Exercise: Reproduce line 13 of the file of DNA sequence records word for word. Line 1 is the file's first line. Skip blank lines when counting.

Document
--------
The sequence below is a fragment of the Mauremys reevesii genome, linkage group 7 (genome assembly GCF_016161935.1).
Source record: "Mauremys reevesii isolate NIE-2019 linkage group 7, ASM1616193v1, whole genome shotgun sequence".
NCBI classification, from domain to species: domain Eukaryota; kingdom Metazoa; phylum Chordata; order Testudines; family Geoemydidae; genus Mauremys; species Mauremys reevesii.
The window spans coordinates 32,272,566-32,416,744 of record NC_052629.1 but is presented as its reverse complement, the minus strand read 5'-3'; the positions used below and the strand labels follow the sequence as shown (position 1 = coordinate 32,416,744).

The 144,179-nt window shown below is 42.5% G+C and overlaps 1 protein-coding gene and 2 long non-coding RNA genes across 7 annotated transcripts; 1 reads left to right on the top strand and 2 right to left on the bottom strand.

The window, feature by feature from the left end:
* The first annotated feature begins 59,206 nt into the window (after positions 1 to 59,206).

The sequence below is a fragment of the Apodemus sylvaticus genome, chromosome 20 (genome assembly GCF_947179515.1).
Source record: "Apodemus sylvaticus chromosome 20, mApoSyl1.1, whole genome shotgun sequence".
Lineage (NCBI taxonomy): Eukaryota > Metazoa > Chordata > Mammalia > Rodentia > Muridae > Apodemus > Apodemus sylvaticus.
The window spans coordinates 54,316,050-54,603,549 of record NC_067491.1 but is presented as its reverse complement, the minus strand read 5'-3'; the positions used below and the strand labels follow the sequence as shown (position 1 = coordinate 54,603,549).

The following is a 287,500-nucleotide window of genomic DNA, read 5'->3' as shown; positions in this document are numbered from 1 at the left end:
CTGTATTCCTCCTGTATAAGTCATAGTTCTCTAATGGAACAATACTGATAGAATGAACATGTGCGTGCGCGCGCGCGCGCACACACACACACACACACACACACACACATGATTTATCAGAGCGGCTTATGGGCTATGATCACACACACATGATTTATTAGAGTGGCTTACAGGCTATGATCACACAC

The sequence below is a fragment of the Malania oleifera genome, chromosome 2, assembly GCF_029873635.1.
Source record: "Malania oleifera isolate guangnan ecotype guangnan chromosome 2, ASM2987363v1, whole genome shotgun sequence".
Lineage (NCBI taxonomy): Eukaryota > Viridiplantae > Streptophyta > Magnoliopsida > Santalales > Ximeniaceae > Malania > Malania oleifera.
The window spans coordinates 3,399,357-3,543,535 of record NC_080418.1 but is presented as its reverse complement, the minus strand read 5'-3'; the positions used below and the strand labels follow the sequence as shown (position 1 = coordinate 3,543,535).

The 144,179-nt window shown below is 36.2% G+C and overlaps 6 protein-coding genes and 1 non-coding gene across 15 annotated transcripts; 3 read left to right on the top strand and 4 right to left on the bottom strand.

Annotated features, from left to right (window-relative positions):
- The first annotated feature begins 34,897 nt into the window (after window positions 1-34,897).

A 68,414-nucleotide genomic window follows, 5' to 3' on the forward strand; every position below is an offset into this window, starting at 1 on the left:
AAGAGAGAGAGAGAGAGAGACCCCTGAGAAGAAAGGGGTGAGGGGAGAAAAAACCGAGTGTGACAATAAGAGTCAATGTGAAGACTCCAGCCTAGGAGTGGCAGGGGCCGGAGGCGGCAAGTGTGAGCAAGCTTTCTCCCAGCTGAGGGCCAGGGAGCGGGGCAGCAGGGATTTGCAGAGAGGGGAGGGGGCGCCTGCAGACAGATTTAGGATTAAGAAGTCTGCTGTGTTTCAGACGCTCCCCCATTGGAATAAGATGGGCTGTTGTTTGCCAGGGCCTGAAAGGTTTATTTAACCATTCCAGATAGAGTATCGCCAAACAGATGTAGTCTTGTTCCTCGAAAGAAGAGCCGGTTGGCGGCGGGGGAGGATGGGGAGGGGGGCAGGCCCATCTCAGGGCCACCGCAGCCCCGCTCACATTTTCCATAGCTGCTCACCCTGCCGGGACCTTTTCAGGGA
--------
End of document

CTGTATTCCTCCTGTATAAGTCATAGTTCTCTAATGGAACAATACTGATAGAATGAACATGTGCGTGCGCGCGCGCGCGCACACACACACACACACACACACACACACATGATTTATCAGAGCGGCTTATGGGCTATGATCACACACACATGATTTATTAGAGTGGCTTACAGGCTATGATCACACAC